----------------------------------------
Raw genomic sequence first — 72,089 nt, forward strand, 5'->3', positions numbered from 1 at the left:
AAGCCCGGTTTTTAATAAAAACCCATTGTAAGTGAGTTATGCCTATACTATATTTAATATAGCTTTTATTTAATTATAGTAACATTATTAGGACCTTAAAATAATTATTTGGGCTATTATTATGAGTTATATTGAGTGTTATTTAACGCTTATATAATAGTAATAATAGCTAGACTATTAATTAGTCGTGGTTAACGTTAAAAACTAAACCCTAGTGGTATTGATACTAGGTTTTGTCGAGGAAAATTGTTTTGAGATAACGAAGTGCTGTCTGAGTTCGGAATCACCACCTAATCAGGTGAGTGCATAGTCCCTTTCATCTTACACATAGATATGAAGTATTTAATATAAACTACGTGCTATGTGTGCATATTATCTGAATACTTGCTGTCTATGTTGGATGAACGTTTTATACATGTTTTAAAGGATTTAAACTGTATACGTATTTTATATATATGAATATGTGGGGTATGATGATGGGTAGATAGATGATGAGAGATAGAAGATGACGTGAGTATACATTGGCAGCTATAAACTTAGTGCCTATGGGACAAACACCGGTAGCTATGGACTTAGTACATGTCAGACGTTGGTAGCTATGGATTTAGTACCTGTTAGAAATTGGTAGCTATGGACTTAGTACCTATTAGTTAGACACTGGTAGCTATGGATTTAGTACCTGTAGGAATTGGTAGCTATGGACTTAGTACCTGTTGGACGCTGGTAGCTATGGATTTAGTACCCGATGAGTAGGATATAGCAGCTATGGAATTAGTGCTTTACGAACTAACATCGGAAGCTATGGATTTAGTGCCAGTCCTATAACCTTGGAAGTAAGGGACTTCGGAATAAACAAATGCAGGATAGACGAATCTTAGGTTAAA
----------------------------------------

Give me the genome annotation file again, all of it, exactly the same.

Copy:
Raw genomic sequence first — 72,089 nt, forward strand, 5'->3', positions numbered from 1 at the left:
AAGCCCGGTTTTTAATAAAAACCCATTGTAAGTGAGTTATGCCTATACTATATTTAATATAGCTTTTATTTAATTATAGTAACATTATTAGGACCTTAAAATAATTATTTGGGCTATTATTATGAGTTATATTGAGTGTTATTTAACGCTTATATAATAGTAATAATAGCTAGACTATTAATTAGTCGTGGTTAACGTTAAAAACTAAACCCTAGTGGTATTGATACTAGGTTTTGTCGAGGAAAATTGTTTTGAGATAACGAAGTGCTGTCTGAGTTCGGAATCACCACCTAATCAGGTGAGTGCATAGTCCCTTTCATCTTACACATAGATATGAAGTATTTAATATAAACTACGTGCTATGTGTGCATATTATCTGAATACTTGCTGTCTATGTTGGATGAACGTTTTATACATGTTTTAAAGGATTTAAACTGTATACGTATTTTATATATATGAATATGTGGGGTATGATGATGGGTAGATAGATGATGAGAGATAGAAGATGACGTGAGTATACATTGGCAGCTATAAACTTAGTGCCTATGGGACAAACACCGGTAGCTATGGACTTAGTACATGTCAGACGTTGGTAGCTATGGATTTAGTACCTGTTAGAAATTGGTAGCTATGGACTTAGTACCTATTAGTTAGACACTGGTAGCTATGGATTTAGTACCTGTAGGAATTGGTAGCTATGGACTTAGTACCTGTTGGACGCTGGTAGCTATGGATTTAGTACCCGATGAGTAGGATATAGCAGCTATGGAATTAGTGCTTTACGAACTAACATCGGAAGCTATGGATTTAGTGCCAGTCCTATAACCTTGGAAGTAAGGGACTTCGGAATAAACAAATGCAGGATAGACGAATCTTAGGTTAAA